Michael Lee (musician)
This article needs additional citations for verification. (July 2014)
|Birth name||Michael Gary Pearson|
|Born||19 November 1969|
Darlington, County Durham, England
|Died||24 November 2008(aged 39)|
|Genres||Rock, hard rock|
Born in Darlington, Lee started his professional career as drummer with Little Angels, a band from Scarborough who became one of the primary British rock acts of the early 1990s. Lee was replaced in Little Angels during their Young Gods tour by Mark Richardson, after it was discovered he had auditioned for the Cult behind their backs. He went on to play the full Ceremony world tour with the Cult in 1991 and 1992.
After playing with the Cult, he would go on to work with Echo & the Bunnymen and the reformed version of Thin Lizzy. Lee also worked with many other bands including Holosade (with whom he received his first album recording credit as "Damian Lee"), Alaska, and Sweet Janes.
Ultimately, it would be his work with Led Zeppelin frontman Robert Plant that garnered him the highest profile. As a result of his work on Plant's solo material, he was invited to continue this collaboration when Plant re-joined forces with Jimmy Page. Lee became the drummer for their touring and recording band, Page and Plant, and received writing credit for all songs on the band's 1998 album Walking into Clarksdale. Lee also toured with Jeff Martin and played drums on Martin's solo album, Exile and the Kingdom. He also co-operated on the 2006 Ian Gillan album, Gillan's Inn.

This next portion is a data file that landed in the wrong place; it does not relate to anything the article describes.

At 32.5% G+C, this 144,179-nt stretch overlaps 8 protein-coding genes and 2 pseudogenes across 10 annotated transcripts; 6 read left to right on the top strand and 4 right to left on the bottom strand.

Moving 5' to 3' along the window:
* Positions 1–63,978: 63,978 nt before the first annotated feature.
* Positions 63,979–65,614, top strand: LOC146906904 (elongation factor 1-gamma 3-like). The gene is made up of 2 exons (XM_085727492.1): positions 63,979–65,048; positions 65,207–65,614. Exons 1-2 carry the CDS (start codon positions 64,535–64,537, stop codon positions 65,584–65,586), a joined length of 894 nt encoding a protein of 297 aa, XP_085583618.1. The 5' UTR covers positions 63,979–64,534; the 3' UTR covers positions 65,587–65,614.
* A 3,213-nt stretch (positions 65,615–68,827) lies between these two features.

Lee was found dead in his flat on 24 November 2008, having suffered a fatal epileptic seizure. His funeral took place the following week in his hometown of Darlington, and was attended by former bandmates Toby Jepson and Jimmy Page.
- "findmypast.co.uk". Search.findmypast.co.uk. Retrieved 15 July 2014.
- Mladenovic, Dusica. "Obituary at". Lastingtribute.co.uk. Archived from the original on 19 August 2009. Retrieved 21 October 2011.
- Pyrah, Lauren (4 December 2008). "Guitar legend at funeral of drummer". The Northern Echo. Retrieved 9 December 2008.